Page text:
I met Teresa my junior year of high school while waiting in the cafeteria. She invited me to sit with her and since I had no friends who had lunch that period, I accepted. She had blond hair, a mischievous smile and was one of the friendliest people I had ever met. So, for the next year and a half, I joined her circle of friends and they single-handedly changed the course of my life.
I’d like to dedicate this column to the high school graduates who are entering an exciting and challenging phase of life. In the next ten years you will make more decisions that impact your future than any other decade in your life. You will choose a career path, get your first real job, meet a spouse and most likely start a family.
Twenty three years ago this month, I was you. Well, not really you—that would be implausible considering all the laws of time travel and science we’d have to break—but metaphorically speaking, I was you. In your shoes, walking across the stage, accepting my fake-rolled-up-don’t-worry-once-your-fees-are-paid-and-the-grades-are-in-you’ll-get-the-real-one-in-the-mail, diploma.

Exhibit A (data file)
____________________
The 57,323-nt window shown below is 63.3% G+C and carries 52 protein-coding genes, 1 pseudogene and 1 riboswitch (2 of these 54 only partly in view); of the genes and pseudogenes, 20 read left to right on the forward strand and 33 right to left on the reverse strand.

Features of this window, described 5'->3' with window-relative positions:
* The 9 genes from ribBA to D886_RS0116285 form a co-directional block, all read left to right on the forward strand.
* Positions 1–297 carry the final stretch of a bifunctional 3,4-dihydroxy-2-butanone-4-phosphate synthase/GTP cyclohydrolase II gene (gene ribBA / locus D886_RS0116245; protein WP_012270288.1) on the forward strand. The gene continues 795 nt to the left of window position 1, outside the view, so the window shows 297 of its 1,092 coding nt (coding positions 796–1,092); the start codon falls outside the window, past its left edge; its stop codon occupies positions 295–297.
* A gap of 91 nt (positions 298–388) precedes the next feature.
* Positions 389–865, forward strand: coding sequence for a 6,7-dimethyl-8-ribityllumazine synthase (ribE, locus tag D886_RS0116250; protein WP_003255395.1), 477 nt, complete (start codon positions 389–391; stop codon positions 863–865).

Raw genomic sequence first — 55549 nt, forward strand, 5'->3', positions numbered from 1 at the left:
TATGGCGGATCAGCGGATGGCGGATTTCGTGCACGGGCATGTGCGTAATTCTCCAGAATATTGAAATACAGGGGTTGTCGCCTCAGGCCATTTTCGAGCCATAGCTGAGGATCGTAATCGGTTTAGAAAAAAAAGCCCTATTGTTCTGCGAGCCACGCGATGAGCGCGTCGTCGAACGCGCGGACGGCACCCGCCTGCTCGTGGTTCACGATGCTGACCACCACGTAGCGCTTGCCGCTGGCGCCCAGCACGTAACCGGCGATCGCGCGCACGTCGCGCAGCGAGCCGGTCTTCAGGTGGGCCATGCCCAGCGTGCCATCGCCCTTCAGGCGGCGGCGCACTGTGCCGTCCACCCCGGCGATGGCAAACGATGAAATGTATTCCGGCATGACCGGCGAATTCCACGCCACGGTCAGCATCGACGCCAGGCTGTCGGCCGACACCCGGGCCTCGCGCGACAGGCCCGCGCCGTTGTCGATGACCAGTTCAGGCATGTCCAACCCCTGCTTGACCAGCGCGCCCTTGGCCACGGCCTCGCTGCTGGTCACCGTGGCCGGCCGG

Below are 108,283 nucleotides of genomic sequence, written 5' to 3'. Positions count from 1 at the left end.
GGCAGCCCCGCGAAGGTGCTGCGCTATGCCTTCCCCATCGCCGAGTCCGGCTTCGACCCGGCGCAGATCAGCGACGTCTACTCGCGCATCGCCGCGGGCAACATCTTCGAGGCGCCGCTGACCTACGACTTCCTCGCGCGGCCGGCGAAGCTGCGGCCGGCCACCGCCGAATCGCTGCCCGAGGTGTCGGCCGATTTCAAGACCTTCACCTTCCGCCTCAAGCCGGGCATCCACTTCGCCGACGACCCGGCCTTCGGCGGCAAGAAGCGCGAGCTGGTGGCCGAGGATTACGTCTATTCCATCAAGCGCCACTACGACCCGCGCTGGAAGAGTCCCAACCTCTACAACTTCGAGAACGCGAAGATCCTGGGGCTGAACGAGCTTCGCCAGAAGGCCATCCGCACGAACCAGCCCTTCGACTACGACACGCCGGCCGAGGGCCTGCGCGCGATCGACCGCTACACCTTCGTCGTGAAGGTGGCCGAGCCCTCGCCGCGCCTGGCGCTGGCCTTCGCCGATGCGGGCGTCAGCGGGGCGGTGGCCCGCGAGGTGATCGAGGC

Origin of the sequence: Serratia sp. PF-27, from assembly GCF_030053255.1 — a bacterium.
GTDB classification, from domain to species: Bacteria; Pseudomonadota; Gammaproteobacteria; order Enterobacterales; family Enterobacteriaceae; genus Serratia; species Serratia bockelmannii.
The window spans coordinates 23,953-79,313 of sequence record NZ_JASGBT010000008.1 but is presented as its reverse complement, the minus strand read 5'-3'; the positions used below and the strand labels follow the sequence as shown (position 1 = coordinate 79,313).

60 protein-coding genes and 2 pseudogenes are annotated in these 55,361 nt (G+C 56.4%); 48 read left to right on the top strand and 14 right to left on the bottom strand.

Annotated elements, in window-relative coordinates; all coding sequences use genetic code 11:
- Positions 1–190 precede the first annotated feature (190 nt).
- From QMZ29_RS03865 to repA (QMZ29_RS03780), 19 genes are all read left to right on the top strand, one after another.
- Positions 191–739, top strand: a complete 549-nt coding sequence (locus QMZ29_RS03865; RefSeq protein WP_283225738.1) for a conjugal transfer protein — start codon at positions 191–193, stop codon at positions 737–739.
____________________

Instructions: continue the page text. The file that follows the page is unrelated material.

I sincerely wonder where the last twenty-ish years have gone and I am incredibly thrilled beyond imagination that I never have to do high school over again. Not that is was horribly horrible (that was middle school) but I wish I knew then what I know now, which is also impossible since that’s sort of how you gain wisdom: through years of experience making mistakes and correcting them.
You probably won’t listen, but here are the things I am glad I knew when I was your age and a few I wish I had known.
B.N.F. (Bad News First): acne doesn’t go away.
I’m sorry to that you have to hear it from me but it comes and goes depending on hormones, hygiene and the sweltering places you live. I’m really sorry, it really is appalling……..I’ll give you a minute to mourn.
Hi! Are you back? Is your grieving process complete? Good; moving on then…
The person you were in high school isn’t necessarily the person you have to be for the rest of your life.